A six-year-old girl is facing deportation to the UK as the only member of her family to be denied Australian residency based on an unnamed medical condition.
British-born Sienna Tippett has lived in Lennox Head in Northern NSW since she was 10 months old. But when she and her family applied for permanent residency in April 2015, a Commonwealth-appointed doctor deemed Sienna "a burden to the Australian community" and denied her request for a visa.
Sienna's parents, Kai and Hayley Tippett, are fighting to have the ruling overturned so that the family of five, including their two older children Charley, 16, and Abbi, 13, who have all been granted visas, can remain in Australia.
"One fail, all fail," Mr Tippet said.
"As a parent you teach your children that everybody is equal and not to discriminate against anyone," he said. "Then the Australian immigration undoes everything you have taught your children - in our case labelling our little girl as a burden."
The Tippetts, however, strongly dispute this claim.
Sienna's condition, they say, only affects her balance and speech – and not her cognitive ability. Their little girl, who loves horse riding and going to the beach, attends an existing support unit within a mainstream school. In addition, the family is not eligible for a carer's allowance or pension as they are over the asset threshold.
"Sienna doesn't cost any more than our 16-year-old and our 13-year-old," Mr Tippett said.
It's been a long journey for the Tippets, beginning in 2012 when Sienna was 16 months old. As she learnt to walk, Mr Tippett described that his daughter experienced some issues with her balance – something her parents thought would resolve with time. As they soon discovered however, Sienna's speech development was also delayed.
Over the past few years, the six-year-old has undergone extensive testing including MRIs, a lumbar puncture and a muscle biopsy to determine the cause of her symptoms.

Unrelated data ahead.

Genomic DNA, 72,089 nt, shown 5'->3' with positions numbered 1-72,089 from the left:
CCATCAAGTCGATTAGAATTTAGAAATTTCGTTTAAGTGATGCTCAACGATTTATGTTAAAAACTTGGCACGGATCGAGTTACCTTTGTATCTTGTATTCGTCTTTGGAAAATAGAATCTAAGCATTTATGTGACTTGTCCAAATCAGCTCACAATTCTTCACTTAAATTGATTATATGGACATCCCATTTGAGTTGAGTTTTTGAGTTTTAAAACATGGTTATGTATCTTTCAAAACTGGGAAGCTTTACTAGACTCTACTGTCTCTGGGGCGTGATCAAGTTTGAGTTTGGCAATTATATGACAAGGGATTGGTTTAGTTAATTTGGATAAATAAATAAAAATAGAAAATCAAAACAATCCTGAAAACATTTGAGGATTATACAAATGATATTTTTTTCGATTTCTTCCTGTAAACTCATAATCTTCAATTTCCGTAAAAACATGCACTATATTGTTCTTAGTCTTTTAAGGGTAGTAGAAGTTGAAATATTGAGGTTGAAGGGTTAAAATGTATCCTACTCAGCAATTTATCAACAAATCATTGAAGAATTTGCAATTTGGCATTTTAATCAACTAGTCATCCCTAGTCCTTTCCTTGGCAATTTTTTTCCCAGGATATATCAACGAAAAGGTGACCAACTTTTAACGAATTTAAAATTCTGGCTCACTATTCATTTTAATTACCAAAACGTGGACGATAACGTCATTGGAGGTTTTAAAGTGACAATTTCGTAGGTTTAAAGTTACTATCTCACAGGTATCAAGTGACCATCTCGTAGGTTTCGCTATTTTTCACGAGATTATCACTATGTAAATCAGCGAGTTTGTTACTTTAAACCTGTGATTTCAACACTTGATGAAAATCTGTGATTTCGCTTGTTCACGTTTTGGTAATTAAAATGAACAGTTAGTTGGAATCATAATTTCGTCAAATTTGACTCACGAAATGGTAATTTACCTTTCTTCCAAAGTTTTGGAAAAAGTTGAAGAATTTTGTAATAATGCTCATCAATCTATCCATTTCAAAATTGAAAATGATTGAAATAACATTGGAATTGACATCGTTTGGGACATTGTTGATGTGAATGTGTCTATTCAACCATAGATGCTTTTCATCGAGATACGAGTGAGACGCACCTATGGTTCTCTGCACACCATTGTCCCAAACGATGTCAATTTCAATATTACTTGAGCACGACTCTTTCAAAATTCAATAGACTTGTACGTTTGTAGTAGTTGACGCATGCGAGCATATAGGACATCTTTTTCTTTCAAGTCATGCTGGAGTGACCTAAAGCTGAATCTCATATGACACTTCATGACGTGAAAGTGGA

"To date," Mr Tippett said, "every test carried out has come back clear."
Sienna still has no official diagnosis. And yet the symptoms of her unnamed condition have little impact on her ability to lead a full and active life.
"She has a knee brace to stop her hyperextending on her left leg," Mr Tippett said, "which is really helping her." And, while Sienna is unable to talk, she can say a few words and is learning sign language.
"Sienna is such a beautiful little girl," her father said. "She makes everybody smile."
Sienna's school teacher agreed, describing the six-year-old as a "polite, friendly and sociable" student who is making progress in all areas. Her condition is not degenerative and, by all accounts, Sienna is improving every day.
Unless Immigration Minister Peter Dutton intervenes, however, the family will be forced to leave their support system and home in Australia – something Mr Tippett feared could cause his daughter to regress.
"She is learning Auslan," he says, "which is only used in Australia." If they are returned to the UK, Mr Tippet said Sienna would be unable to communicate with others until she learnt a completely new sign language.
The family lost their appeal in the Administrative Appeals Tribunal court on July 19 – a process that cost them $1700. "Apparently they cannot go against a Commonwealth doctor's decision," Mr Tippett said.
Of the doctor who assessed Sienna, Mr Tippett said that he only did a general health check and conducted no investigations into her medical background.
"The only chance for us now is for Peter Dutton to review our case and to overturn this decision."
With their bridging visas set to expire on August 17, the Tippetts are using a change.org petition to send an impassioned plea to the Immigration Minister: "Please don't deport our six-year-old daughter."
A spokesperson for the Department of Immigration and Border Protection refused to comment on the issue, other than to confirm that "the family has an ongoing request for ministerial intervention which is currently being assessed by the Department."
Under similar circumstances in 2015, Mr Dutton overturned a decision to deny 10-year-old Tyrone Sevilla permanent Australian residency, on the basis of his autism.
The Immigration Minister used his discretion in granting the visa, after the 10-year-old's friend, Ethan Egart, raised the issue during an episode of the ABC program Q&A.
Mr Dutton's intervention followed extensive campaigning by Tyrone's mother, Maria, and widespread public condemnation surrounding the government's original decision to deport the pair.
"This has been a very difficult case for the family and it's been a protracted issue," Mr Dutton said at the time.
"I looked at the case and I have determined that we will provide these people with a permanent arrangement and a permanent outcome in Australia," he said, noting that his subsequent intervention reflected "Australian values".
The Tippett family is hoping for a similar result and is urging members of the public to sign their petition. To date, it has garnered over 26,000 signatures from all around the world.
"If the Hon Peter Dutton grants our visa," Mr Tippett says, "this would be the best feeling ever…I don't think that words could do it justice."